In a personalized, competency-based learning environment, the purpose of assessment is no longer just to determine what students know or don’t know. Assessment exists “for” learning as well as “of” learning. Students view assessments as a part of the learning process, meant to highlight their strengths and focus on what they still need to practice. Creating a culture of assessment for learning shifts the discussion between teachers and students. It’s not just about a letter grade.
In a traditional system, students are given the same assessment at the same time. All of the teaching and presumably the learning has taken place. Students typically wait until this time to ask, “What will be on the test?” “Can we have a study guide?” They may be more interested in how they score compared to others around them and if they “passed.” As a biology teacher, I found it difficult to engage the students in discussion after an assessment. They were reluctant to reflect on their learning, seeing the assessment as final with no opportunity to improve.
But in a personalized learning environment, more emphasis is placed on formative checks for understanding, rather than waiting for the summative assessment to discover if learning has taken place. Assessment results should never be a surprise – students should not feel the need to ask, “Have you graded it yet?” “How did I do?” They should have a clear sense of where they are in the learning process and whether they are ready to show their progress.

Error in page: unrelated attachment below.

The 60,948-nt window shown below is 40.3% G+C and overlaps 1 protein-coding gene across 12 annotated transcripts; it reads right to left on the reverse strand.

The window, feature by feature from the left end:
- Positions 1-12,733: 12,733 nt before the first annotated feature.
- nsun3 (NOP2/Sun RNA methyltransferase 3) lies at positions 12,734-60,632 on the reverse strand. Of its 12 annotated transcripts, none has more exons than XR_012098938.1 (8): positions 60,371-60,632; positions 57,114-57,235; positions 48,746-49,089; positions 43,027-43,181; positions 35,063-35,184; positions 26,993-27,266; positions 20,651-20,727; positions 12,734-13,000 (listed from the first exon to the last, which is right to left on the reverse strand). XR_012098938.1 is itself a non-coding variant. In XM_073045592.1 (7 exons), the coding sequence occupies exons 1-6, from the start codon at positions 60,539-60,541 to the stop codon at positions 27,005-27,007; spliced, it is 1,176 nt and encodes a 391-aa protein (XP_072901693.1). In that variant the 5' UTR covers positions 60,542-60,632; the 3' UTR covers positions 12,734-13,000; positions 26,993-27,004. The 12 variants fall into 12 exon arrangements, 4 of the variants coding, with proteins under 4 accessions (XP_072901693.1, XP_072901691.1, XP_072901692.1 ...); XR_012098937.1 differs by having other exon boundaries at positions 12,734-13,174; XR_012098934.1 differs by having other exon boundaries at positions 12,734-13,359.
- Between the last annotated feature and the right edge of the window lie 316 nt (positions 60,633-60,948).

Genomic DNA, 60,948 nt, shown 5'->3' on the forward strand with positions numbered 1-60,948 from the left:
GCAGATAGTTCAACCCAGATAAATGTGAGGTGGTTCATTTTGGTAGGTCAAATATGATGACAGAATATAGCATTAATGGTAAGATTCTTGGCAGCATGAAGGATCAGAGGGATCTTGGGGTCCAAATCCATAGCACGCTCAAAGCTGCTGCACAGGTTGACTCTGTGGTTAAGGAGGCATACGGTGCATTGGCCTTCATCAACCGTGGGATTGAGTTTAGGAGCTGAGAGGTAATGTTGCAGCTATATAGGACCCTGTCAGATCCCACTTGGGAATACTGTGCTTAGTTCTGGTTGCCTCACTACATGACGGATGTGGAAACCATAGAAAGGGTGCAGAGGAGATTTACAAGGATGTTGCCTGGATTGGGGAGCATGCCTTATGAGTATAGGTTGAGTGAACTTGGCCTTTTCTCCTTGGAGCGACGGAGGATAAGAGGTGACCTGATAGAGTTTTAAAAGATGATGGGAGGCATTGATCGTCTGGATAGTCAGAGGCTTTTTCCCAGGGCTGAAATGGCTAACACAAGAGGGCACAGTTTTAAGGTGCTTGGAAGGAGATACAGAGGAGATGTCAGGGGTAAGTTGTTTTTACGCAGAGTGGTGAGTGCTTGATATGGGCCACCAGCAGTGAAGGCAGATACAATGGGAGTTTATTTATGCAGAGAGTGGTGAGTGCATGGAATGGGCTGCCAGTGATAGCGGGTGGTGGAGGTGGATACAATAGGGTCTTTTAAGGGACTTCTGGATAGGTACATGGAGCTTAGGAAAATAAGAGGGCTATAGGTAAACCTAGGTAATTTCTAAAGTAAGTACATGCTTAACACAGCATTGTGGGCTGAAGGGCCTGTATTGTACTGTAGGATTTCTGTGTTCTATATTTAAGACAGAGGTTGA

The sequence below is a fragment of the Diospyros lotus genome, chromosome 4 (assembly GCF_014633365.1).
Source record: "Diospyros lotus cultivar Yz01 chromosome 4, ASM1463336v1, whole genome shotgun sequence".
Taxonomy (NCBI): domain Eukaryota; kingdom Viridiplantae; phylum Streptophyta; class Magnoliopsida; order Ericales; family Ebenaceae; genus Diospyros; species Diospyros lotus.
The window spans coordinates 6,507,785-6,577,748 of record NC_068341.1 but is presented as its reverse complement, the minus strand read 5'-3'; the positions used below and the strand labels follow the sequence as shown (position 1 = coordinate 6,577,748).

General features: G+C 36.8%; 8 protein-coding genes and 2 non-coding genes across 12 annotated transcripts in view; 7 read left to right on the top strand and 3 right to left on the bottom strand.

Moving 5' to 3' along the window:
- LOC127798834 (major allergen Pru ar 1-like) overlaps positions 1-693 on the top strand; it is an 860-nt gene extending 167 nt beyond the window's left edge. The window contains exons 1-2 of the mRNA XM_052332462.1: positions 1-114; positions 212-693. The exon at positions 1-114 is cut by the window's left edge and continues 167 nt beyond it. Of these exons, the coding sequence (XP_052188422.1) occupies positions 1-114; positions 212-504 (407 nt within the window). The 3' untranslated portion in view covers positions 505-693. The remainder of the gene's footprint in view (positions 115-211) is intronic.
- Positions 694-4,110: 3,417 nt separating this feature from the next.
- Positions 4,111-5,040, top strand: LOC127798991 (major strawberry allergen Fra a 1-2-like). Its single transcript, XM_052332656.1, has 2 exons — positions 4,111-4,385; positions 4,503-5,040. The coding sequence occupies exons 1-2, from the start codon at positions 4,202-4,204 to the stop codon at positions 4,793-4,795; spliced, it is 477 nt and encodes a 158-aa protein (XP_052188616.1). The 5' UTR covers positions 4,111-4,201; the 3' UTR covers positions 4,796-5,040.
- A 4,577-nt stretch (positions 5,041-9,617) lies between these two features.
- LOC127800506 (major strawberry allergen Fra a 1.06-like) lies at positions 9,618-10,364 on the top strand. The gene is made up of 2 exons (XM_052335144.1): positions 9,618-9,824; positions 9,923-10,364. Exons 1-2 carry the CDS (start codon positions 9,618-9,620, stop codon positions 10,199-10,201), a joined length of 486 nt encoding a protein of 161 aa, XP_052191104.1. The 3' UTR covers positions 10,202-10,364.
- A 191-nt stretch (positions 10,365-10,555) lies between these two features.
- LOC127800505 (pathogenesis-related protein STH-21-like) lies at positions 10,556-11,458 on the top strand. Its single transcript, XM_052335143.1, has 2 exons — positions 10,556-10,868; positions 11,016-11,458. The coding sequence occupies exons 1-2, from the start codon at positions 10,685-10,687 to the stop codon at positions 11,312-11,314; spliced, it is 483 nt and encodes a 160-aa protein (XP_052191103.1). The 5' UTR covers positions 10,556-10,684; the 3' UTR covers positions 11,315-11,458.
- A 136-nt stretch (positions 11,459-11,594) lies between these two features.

Assessments are no longer limited to paper and pencil tests made up of multiple choice, matching, short answer and essay questions that are given at set times. Formative checks can vary from one-on-one conferencing between the teacher and student to performance-based tasks initiated by the students. They occur when the student feels ready and can be undertaken as often as needed to master the knowledge or skill.
In a personalized, competency-based classroom, student agency plays a vital role in the value and purpose of assessment. Students practice evaluating their own work using rubrics, proficiency scales, etc. They collaborate with peers to push their learning forward, using strategies for peer editing and effective feedback. This is a big shift in the role of students and teachers – students taking ownership over their learning and not depending solely on the teacher to determine whether their ideas, answers, products, etc. are “good enough.”
Because it’s not about the grade. It’s about the process.
The Role of the Teacher in a Personalized, Competency-Based Classroom answers questions like “How will teachers determine whether or not a student has demonstrated mastery?” or “What’s the difference between teacher-centered and student-centered classrooms?”